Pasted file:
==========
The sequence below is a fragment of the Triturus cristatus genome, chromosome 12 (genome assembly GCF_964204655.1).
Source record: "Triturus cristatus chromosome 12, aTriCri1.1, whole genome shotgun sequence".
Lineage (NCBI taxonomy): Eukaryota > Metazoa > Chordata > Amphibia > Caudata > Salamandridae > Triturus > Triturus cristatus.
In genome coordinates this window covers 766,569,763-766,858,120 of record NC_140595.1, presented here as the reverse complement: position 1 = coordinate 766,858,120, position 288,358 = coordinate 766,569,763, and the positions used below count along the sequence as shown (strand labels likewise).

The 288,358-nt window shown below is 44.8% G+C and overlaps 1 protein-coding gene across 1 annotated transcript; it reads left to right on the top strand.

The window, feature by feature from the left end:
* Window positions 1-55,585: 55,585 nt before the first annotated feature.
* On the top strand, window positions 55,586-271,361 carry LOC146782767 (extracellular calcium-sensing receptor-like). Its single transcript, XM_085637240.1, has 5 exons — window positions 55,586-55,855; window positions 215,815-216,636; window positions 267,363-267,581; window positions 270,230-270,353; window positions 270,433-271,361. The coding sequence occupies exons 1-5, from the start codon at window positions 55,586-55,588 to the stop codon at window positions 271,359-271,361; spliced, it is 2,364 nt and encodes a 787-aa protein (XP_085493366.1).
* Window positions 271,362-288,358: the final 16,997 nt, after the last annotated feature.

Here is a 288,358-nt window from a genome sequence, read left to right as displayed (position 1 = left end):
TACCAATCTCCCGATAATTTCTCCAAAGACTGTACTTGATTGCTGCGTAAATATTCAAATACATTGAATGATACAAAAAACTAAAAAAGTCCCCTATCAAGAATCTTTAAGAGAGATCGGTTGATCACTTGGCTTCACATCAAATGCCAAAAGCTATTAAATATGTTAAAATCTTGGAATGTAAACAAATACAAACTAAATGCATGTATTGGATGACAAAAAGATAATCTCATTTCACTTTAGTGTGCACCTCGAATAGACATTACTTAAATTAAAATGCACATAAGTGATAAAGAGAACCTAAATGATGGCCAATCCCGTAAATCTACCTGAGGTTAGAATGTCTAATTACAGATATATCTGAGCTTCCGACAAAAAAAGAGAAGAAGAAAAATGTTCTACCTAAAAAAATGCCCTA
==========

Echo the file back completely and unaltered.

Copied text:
The sequence below is a fragment of the Triturus cristatus genome, chromosome 12 (genome assembly GCF_964204655.1).
Source record: "Triturus cristatus chromosome 12, aTriCri1.1, whole genome shotgun sequence".
Lineage (NCBI taxonomy): Eukaryota > Metazoa > Chordata > Amphibia > Caudata > Salamandridae > Triturus > Triturus cristatus.
In genome coordinates this window covers 766,569,763-766,858,120 of record NC_140595.1, presented here as the reverse complement: position 1 = coordinate 766,858,120, position 288,358 = coordinate 766,569,763, and the positions used below count along the sequence as shown (strand labels likewise).

The 288,358-nt window shown below is 44.8% G+C and overlaps 1 protein-coding gene across 1 annotated transcript; it reads left to right on the top strand.

The window, feature by feature from the left end:
* Window positions 1-55,585: 55,585 nt before the first annotated feature.
* On the top strand, window positions 55,586-271,361 carry LOC146782767 (extracellular calcium-sensing receptor-like). Its single transcript, XM_085637240.1, has 5 exons — window positions 55,586-55,855; window positions 215,815-216,636; window positions 267,363-267,581; window positions 270,230-270,353; window positions 270,433-271,361. The coding sequence occupies exons 1-5, from the start codon at window positions 55,586-55,588 to the stop codon at window positions 271,359-271,361; spliced, it is 2,364 nt and encodes a 787-aa protein (XP_085493366.1).
* Window positions 271,362-288,358: the final 16,997 nt, after the last annotated feature.

Here is a 288,358-nt window from a genome sequence, read left to right as displayed (position 1 = left end):
TACCAATCTCCCGATAATTTCTCCAAAGACTGTACTTGATTGCTGCGTAAATATTCAAATACATTGAATGATACAAAAAACTAAAAAAGTCCCCTATCAAGAATCTTTAAGAGAGATCGGTTGATCACTTGGCTTCACATCAAATGCCAAAAGCTATTAAATATGTTAAAATCTTGGAATGTAAACAAATACAAACTAAATGCATGTATTGGATGACAAAAAGATAATCTCATTTCACTTTAGTGTGCACCTCGAATAGACATTACTTAAATTAAAATGCACATAAGTGATAAAGAGAACCTAAATGATGGCCAATCCCGTAAATCTACCTGAGGTTAGAATGTCTAATTACAGATATATCTGAGCTTCCGACAAAAAAAGAGAAGAAGAAAAATGTTCTACCTAAAAAAATGCCCTA